How do these three examples make us different? We don’t spend much time examining our competition but I would gather that it’s simply that we are getting out of the way.

First we’re getting out of our own way. Without overthinking the process, we’re letting creativity emerge from the outside world, whether that be art or the politics of the day. We’re also getting out of your way. Helping you see things in a different light at first and then setting you up to operate your own marketing if that works best, rather than orchestrating it so that you can’t live without us.

More than anyone else, you know how to show off your organization in the best light. The ideas are in there somewhere; they just need to be drawn out. You are living and breathing this work and know what needs to be done. Let us show you the way.


Quiz: What Kind of Leader Are You?

Quiz: What Kind of Leader Are You?

Whether you’re a business owner handing out projects to employees, assigning tasks to your friends in the kitchen or *cough taking the high-chair of one of the world’s leading superpowers, it’s helpful to keep in mind what qualities you’re giving off to team members. Thoughtful, aware leadership can inspire a team to pull off seemingly impossible tasks. On the other hand, poorly-utilized leadership skills can incite resentment and put work at a standstill.

In Primal Leadership, Goleman, Boyatzis and McKee identify six leadership styles, arguing that the most effective leader, regardless of style, is self-aware. All six leadership styles possess innate strengths and weaknesses, but it’s up to the leaders themselves to know how to control their tendencies, given the situation.

Here are descriptions of Goleman, Boyatzis and McKee’s six leadership styles, with an example of each, followed by a quiz to determine where you fit the bill. Before taking the quiz at the end, who do you think you most align with?

  1. Visionary. This leader sets and focuses on long-term goals. Taking into account the strengths and shortcomings of each worker, the visionary leader unites their crew and motivates towards the fulfillment of a greater good. Communicative, charismatic and risk-taking, a visionary leader is typically most successful with less-experienced members of the team, or when big changes are needed to a given structure. Example: Nelson Mandela.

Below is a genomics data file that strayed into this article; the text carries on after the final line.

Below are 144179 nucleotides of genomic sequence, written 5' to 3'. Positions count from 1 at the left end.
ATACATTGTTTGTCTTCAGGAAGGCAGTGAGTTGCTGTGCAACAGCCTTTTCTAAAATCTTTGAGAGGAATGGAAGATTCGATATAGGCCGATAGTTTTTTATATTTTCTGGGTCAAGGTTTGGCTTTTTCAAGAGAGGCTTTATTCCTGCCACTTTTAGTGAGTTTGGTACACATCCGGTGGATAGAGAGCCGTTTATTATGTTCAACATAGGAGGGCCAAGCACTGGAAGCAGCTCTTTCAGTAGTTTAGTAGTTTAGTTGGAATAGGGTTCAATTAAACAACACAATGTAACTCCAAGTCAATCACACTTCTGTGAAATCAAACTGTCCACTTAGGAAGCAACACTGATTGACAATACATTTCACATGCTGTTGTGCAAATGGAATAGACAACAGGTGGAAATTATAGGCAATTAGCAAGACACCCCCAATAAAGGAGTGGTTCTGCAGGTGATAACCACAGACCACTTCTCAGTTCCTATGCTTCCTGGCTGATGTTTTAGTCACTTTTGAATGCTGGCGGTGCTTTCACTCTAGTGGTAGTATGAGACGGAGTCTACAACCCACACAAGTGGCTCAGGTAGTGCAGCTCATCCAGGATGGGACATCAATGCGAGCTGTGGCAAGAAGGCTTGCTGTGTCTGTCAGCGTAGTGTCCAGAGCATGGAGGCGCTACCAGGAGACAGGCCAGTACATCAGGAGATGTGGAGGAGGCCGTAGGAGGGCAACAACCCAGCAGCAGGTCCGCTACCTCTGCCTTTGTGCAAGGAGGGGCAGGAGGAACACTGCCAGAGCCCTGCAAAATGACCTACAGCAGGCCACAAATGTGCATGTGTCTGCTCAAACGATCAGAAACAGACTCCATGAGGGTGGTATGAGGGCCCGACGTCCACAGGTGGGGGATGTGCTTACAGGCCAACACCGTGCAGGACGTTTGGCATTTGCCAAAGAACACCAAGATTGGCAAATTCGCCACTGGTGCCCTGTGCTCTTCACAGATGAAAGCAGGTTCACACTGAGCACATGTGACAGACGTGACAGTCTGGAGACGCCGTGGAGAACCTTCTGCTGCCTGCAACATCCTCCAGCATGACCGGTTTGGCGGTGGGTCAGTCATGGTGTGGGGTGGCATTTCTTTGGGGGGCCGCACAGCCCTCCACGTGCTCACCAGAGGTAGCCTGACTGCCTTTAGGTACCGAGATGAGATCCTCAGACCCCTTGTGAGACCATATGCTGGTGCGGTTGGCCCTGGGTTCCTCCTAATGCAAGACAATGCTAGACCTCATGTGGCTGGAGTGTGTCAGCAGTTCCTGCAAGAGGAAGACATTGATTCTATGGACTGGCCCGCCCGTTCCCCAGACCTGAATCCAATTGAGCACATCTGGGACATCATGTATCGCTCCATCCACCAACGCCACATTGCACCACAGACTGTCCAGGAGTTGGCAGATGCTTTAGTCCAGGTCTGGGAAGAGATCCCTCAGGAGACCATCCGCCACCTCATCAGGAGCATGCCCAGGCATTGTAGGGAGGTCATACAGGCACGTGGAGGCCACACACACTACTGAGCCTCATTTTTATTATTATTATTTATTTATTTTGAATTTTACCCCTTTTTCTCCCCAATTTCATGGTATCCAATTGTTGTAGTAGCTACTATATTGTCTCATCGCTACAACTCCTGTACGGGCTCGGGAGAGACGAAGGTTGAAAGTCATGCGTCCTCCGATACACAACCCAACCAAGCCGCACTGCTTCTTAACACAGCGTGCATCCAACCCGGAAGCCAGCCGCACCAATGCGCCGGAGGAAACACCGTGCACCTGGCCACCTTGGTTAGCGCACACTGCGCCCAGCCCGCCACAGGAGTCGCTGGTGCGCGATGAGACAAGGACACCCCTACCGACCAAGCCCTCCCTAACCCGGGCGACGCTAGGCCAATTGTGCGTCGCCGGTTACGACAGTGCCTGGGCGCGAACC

1. Coaching. A natural delegate, the coaching leader gives power and responsibility to each of their players within a controlled environment. Coaching leaders build strong, one-on-one connections with their team, establishing personal rapport and trust in an effort to identify each member’s unique strengths and weaknesses. Keeping their traits in mind, coaching leaders set long-term developmental goals for each team member, usually manifested in challenging projects and assignments. This leader is more concerned with their employees’ future growth, rather than immediate results. Example: Phil Jackson.


  1. Affiliative. This leader is all about the team, reinforcing their commitment to the group with a bounty of positive feedback. Affiliative leaders show high levels of empathy and are great at building positive relationships. Not as goal-focused as other leaders, affiliates strive towards team harmony and group success, going out of their way to accommodate the needs of the team. While this style of leadership produces a high level of trust and satisfaction, it arguably places the value of task-completion on the lower end of the totem pole. Example: Warren Buffett.


  1. Democratic. This style of leadership functions through group input. The democratic leader listens faithfully to all team members for council before making a decision. While the final decision may ultimately be made by this leader, each team member is made to feel equal, as their opinions and insights are taken into account. Though democratic leadership values the group opinion and can produce the most well-informed action, it can slow down the decision-making process and pit people against one another to have their opinions heard. Example: John F. Kennedy.


  1. Pace-setting. Highly ambitious and goal-oriented, the pace-setter pushes their team to produce a large volume of top-quality work. A leader by example, pace-setting means that the leader themselves are constantly working and monitoring goals. This leader can be incredibly motivational, as team members will want to keep up with the pace-setter, however this high-pressure lifestyle does not work for everyone and can cause burn-out and can stifle creativity. Example: Mark Zuckerberg.


  1. Commanding/Coercive. This describes authoritarian leadership — the issuing of tasks and instructions with no regard for input from the team. Often thought of as being the “my way or the highway” approach, the commanding leader insists on immediate compliance. Highly effective in crisis mode, a commander gives clear directions with confidence and expects tasks to be completed exactly how they have been asked to, with no room for interpretation or creativity. Example: Bill Gates.


As promised, here’s a quiz to discover which of the six leadership styles you most align with. Let us know your results! Comment below or on our LinkedIn or Facebook page with your top leadership style. Remember, none of these styles are inherently better or worse than the other, one leader won’t necessarily align with just one of them. Ideally, good leaders are situational and can access each style accordingly.